what do you use for spiderwebs?

mid central, FL(Zone 9a)

here in florida we have the southern house spider and they love the eaves and porches. i can't kill them all. i never even see them. it's just a constant battle with the webs and i can't even find a brush that works. vacuums, forget it. my back porch is brick and the webs just hang on. anyone else with this problem? and better yet, a solution?

Dover AFB, DE(Zone 7a)

I have sprayed the porch ceiling with pyrethrin (made from some kind of crysanthimums, I think) You might try whatever you have on hand that isn't toxic to us; insecticidal soap sounds like it would work if you put a nice coating of it on the whole porch.

For painted areas, there is an insecticide that can be mixed into paint that was real handy when we lived in S/E TX.

mid central, FL(Zone 9a)

thanks, juney, but what i meant was how do you deal with getting the webs down? i don't want to spray the porch although i guess i could. i would rather just take the webs down periodically. they catch tons of mosquitos and other bad bugs and i hate killing a spider. i just can't find something that will get the webs.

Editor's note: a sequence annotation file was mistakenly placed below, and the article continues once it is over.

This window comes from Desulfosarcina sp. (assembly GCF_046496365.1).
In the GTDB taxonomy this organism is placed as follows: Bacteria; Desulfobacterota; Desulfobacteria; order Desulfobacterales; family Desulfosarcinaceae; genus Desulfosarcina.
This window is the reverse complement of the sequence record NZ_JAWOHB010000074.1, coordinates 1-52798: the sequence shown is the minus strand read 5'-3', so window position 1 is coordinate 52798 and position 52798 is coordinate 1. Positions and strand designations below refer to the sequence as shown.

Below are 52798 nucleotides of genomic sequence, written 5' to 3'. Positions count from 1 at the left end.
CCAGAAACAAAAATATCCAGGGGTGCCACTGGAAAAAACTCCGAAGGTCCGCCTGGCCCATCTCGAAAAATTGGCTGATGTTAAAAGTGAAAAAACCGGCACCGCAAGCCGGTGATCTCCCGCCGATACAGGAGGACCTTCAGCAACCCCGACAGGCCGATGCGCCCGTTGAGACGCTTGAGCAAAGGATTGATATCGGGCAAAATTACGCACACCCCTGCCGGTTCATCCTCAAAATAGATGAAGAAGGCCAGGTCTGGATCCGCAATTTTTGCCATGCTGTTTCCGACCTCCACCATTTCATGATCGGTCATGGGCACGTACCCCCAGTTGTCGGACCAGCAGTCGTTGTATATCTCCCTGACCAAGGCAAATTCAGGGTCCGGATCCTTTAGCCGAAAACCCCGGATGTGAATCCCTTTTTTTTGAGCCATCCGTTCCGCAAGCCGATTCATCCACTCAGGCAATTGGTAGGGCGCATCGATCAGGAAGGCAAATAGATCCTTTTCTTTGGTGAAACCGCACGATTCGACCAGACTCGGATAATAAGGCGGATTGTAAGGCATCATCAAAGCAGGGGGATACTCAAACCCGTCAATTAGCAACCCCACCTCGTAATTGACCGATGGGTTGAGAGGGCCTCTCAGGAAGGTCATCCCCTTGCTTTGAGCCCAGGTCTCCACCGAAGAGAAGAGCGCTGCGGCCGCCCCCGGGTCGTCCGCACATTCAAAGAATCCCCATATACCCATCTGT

central, NJ(Zone 6b)

First I have quarterly exterminator service, I don't mind spiders as long as they are outside.
I use Swiffer dusters with the long extender handle to get any webs that I may get, in our tall foyer I actually can't reach that far into the corners so I took a tennis ball and wrapped a swiffer dust cloth around it with a rubber band and tossed the ball into the corner until all the webs were gone.

Dublin, CA(Zone 9a)

The dusters work fine for me removing webs from relatively smooth surfaces like walls indoors, but outdoors on a rough surface is a different story. I have stucco rather than brick but haven't found a good solution--the webs want to stick to the stucco more than they want to stick to a duster, broom, or whatever else I've tried. I can get some of them but there are always some left.

mid central, FL(Zone 9a)